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In finance, market efficiency, or equivalently, the Efficient Market Hypothesis, assumes that the market can transmit information completely, instantly, and freely so that asset prices reflect the fair value of the investment. An efficient market would imply that the prices were always right and that no group of investors should be able to consistently beat the market. In this article, I review the evolution of modern finance and the evidence for and against the Efficient Market Hypothesis. Decades of empirical research and historical events, such as dot-com bubble and the 2007-2008 Global Financial Crisis, resulted in a paradigm shift and made behavioral finance mainstream. I also offer some theological thoughts about finance research on this topic. I argue that our behavioral biases in investing betray our finitude, noetic effects of sin, as well as our impulse-and-intuition-driven humanity. More importantly, I argue that God is behind everything in a probabilistic way, not a deterministic way and tail events may be an important part of God’s mysterious design.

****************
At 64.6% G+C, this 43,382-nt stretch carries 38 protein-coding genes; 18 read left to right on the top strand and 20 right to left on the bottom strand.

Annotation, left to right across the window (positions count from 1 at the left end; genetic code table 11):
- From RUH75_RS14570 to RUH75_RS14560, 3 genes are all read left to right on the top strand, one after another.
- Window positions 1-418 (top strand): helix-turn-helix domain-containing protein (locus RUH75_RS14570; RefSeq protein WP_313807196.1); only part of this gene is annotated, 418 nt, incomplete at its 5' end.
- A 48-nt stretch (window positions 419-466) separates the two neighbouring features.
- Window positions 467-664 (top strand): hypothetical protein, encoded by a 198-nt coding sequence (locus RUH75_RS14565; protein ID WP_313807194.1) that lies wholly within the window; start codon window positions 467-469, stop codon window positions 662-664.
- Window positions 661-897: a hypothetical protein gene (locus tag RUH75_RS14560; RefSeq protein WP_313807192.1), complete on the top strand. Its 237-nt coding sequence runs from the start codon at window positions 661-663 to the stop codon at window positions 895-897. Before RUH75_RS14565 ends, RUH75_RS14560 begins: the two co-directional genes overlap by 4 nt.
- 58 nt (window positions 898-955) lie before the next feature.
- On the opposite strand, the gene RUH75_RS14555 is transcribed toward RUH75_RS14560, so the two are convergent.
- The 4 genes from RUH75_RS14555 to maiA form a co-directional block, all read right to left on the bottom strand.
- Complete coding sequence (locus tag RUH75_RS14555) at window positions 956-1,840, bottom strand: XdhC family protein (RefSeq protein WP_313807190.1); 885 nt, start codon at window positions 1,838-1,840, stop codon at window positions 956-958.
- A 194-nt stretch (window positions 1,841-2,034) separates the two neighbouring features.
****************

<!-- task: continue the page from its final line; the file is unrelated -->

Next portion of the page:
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Economics Commons


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